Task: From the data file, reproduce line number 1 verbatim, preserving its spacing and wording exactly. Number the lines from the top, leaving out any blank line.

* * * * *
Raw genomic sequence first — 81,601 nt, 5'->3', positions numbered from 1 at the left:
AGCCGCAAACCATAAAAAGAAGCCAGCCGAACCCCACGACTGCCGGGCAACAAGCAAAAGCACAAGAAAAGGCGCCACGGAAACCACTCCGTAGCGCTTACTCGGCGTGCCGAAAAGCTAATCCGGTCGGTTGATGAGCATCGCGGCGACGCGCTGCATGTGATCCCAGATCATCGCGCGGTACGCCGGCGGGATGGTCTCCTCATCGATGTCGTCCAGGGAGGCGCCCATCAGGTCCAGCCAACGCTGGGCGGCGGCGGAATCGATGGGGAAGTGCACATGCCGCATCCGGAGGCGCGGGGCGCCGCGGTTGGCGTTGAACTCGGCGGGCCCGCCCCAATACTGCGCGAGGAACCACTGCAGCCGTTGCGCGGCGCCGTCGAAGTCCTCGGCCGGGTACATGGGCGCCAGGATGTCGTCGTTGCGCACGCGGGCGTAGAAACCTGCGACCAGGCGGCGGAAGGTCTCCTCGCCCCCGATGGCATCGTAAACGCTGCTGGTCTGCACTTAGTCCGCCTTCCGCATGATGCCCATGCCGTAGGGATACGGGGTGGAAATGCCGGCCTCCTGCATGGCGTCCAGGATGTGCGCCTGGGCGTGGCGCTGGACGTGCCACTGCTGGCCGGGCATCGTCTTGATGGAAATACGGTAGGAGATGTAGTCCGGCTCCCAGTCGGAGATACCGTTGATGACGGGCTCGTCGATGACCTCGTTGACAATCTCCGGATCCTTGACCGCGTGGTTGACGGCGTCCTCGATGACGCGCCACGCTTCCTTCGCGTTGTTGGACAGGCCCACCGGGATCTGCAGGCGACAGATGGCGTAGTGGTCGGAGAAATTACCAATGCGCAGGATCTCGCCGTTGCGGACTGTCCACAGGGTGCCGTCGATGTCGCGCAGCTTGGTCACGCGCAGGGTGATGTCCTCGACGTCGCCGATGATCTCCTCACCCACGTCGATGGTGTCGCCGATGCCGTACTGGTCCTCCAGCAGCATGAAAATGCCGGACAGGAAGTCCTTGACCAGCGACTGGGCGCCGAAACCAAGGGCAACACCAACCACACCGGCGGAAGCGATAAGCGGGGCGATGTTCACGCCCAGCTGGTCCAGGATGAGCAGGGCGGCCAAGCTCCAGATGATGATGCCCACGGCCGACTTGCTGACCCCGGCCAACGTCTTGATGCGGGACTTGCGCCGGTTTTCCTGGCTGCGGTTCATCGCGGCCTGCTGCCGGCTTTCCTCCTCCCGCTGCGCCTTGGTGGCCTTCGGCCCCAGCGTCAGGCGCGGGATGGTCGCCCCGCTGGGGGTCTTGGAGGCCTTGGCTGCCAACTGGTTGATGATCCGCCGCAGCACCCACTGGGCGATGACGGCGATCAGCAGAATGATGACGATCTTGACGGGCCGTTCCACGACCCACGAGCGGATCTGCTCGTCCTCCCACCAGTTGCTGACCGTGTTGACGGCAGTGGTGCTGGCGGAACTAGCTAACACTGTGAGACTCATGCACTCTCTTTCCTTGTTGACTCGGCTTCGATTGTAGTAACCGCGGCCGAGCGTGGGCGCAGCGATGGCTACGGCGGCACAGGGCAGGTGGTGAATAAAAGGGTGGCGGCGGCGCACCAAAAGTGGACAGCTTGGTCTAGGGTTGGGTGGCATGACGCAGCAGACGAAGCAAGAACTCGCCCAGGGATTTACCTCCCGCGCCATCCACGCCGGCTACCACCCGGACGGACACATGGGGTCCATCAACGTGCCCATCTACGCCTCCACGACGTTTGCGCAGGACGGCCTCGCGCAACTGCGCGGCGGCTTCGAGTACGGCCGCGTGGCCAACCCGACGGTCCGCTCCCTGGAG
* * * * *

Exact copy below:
Raw genomic sequence first — 81,601 nt, 5'->3', positions numbered from 1 at the left: